Mercy Corps Endorses COP28 Climate, Relief, Recovery, and Peace Declaration

Mercy Corps Endorses COP28 Climate, Relief, Recovery, and Peace Declaration
Mercy Corps Endorses COP28 Climate, Relief, Recovery, and Peace Declaration

Mercy Corps Endorses COP28 Climate, Relief, Recovery, and Peace Declaration

Mercy Corps stands firmly in support of the United Arab Emirates (UAE) COP28 Presidency Climate, Relief, Recovery, and Peace Declaration, affirming its endorsement and active contribution to a suite of solutions aimed at aiding climate-vulnerable communities. At the heart of this declaration lies a compelling call to action, urging more robust measures to amplify climate action and financial support for regions besieged by fragility and conflict.

Adrianna Hardaway, the esteemed Senior Policy Advisor for Climate and Water Security at Mercy Corps, articulates a pressing concern: the dearth of attention given to the convergence of climate and conflict within the UNFCCC climate processes. However, this year has witnessed a remarkable elevation of the needs and realities of communities entrenched in fragile contexts, marking a pivotal shift.

The declaration poignantly acknowledges a fundamental challenge faced by these communities: their acute susceptibility to climate change’s impacts, juxtaposed with a glaring lack of financial resources necessary for recovery and adaptive measures in the wake of repeated climate upheavals. Moreover, it rightly highlights the imperative to escalate grants-based finance, broaden financial accessibility, and accentuate local intervention – pillars that Mercy Corps identifies as pivotal in alleviating debt burdens and channelling climate finance directly to where it’s most imperative: the grassroots level.

Importantly, the declaration underscores the significance of conflict sensitivity and peace in devising adaptation and loss and damage programmes, recognizing these as integral components of adaptation actions. Establishing a conducive environment through peace and governance interventions is the initial stride towards fostering effective climate adaptation.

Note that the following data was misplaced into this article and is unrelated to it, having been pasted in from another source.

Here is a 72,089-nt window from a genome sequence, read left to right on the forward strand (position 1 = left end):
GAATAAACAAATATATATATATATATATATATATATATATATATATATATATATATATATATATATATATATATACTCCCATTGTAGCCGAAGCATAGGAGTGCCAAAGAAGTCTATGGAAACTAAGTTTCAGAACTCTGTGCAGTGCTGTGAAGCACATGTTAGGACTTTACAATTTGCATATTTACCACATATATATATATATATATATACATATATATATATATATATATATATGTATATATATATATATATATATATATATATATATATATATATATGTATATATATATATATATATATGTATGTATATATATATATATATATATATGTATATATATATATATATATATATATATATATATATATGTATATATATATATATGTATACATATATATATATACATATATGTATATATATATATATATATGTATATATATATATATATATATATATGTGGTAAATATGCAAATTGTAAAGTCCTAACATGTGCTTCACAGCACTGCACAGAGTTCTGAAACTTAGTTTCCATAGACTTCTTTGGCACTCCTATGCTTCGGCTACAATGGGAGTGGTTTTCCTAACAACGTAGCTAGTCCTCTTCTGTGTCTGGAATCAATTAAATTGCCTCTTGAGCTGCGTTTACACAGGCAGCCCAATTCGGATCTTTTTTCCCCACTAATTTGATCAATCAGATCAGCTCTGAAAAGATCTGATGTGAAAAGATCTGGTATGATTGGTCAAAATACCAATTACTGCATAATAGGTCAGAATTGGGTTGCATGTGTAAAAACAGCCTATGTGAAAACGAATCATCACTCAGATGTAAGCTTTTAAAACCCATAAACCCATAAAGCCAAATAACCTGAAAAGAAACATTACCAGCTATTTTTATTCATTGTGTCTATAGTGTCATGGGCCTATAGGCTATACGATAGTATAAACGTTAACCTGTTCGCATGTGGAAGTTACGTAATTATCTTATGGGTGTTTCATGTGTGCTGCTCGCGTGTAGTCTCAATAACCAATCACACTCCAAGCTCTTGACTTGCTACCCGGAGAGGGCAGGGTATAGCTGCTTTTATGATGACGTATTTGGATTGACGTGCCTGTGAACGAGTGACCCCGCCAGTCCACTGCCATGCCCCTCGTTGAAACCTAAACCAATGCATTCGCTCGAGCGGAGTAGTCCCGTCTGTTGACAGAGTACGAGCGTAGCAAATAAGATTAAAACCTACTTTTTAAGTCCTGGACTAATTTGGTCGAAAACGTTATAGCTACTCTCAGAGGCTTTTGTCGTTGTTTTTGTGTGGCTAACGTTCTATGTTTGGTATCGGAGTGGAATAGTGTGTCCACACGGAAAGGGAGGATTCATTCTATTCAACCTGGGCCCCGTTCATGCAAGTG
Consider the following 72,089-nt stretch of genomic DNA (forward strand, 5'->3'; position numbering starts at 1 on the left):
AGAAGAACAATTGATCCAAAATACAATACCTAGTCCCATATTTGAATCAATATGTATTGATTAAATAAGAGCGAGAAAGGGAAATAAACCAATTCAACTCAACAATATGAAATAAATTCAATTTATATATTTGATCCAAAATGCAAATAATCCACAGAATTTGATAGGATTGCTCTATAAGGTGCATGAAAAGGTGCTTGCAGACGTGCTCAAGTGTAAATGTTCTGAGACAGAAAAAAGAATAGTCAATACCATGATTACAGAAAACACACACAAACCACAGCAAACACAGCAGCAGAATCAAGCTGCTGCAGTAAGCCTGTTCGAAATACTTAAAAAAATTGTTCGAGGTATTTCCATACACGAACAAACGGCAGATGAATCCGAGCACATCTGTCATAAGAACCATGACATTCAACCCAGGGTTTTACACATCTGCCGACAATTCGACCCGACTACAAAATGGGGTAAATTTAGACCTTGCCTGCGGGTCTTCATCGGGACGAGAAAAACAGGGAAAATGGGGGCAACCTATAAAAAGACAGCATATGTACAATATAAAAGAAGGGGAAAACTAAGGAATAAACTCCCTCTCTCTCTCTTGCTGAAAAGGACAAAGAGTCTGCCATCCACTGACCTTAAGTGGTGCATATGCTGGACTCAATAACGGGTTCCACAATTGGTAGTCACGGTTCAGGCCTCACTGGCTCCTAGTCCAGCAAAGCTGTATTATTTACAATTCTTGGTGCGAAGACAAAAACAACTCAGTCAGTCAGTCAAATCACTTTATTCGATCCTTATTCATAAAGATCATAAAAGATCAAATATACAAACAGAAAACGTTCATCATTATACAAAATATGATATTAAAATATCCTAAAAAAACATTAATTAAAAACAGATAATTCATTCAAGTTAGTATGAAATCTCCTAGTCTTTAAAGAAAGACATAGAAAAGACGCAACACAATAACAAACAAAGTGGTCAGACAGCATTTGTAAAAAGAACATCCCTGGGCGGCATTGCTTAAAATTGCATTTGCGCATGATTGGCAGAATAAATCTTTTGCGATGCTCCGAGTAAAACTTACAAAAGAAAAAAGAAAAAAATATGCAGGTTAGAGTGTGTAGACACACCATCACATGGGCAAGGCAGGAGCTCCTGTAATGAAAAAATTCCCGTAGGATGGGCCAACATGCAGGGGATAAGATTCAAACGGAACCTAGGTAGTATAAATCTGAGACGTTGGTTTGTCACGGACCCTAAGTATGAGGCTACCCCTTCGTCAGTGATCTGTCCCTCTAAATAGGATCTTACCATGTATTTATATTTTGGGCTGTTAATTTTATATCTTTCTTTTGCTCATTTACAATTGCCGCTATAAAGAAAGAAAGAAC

However, Adrianna points out a deficiency in the declaration that the vagueness surrounding partnerships and the absence of specific directives on how donors should recalibrate their risk propensity to invest in fragile contexts. The crux lies in the necessity of prompting donors to prioritise climate finance in fragile contexts, a task unattainable without a substantial shift in donors’ risk inclination. While acknowledging the complexities donors confront in adjusting their risk appetite, explicit references to this in the declaration would have been appreciated.

Mercy Corps’ latest report serves as a testament to the commendable strides made by its team in surmounting the distinctive challenges posed by fragility and conflict and effectively implementing programmes of profound impact. However, to amplify the scope of this commendable work, it is imperative for donors to furnish substantial, reliable, and additional grant-based finance—a vital catalyst in expanding the magnitude of these initiatives.

Mercy Corps Endorses COP28 Climate, Relief, Recovery, and Peace Declaration
Credits: DENILSON PA, MERCY CORPS

In Adrianna’s voice:

“While the issue of the intersection between climate and conflict has been gaining traction in recent years, it has not received adequate attention within the UNFCCC climate processes. This year, the needs and realities of communities in fragile contexts have been elevated to a level we have not seen before. 
“The declaration articulates one of the central challenges faced by communities impacted by fragility and conflict: they are highly vulnerable to the impacts of climate change yet lack the financial resources needed to rebuild between repeated climate shocks and invest in adaptation measures. The declaration also references scaling up grant-based finance, increasing access to finance, and prioritizing local action, issue areas that Mercy Corps sees as critical for decreasing debt burdens and directing climate finance to the local level where it is most needed. 
“We also appreciate the reference to conflict sensitivity and peace in adaptation and loss and damage programs since we believe that peace and governance interventions are adaptation actions, as they are the first step in creating an enabling environment that supports climate adaptation.
“Finally, the part on partnerships is the weakest in the declaration; there are no specifics on how donors should adjust their risk appetite to invest in fragile contexts. Prioritizing communities in fragile contexts for climate finance is impossible without a shift in risk appetite of donors for investing in these contexts. While we recognize the challenges donors face in increasing their risk appetite, we would have liked to see explicit references to this in the declaration. 
“As our latest report demonstrates, when financing is available, Mercy Corps team members are overcoming the unique challenges presented by fragility and conflict to implement highly effective programming. We would like to see this work further complemented by donors providing adequate, predictable, and additional grants-based finance to increase the scale of this work.” 

 


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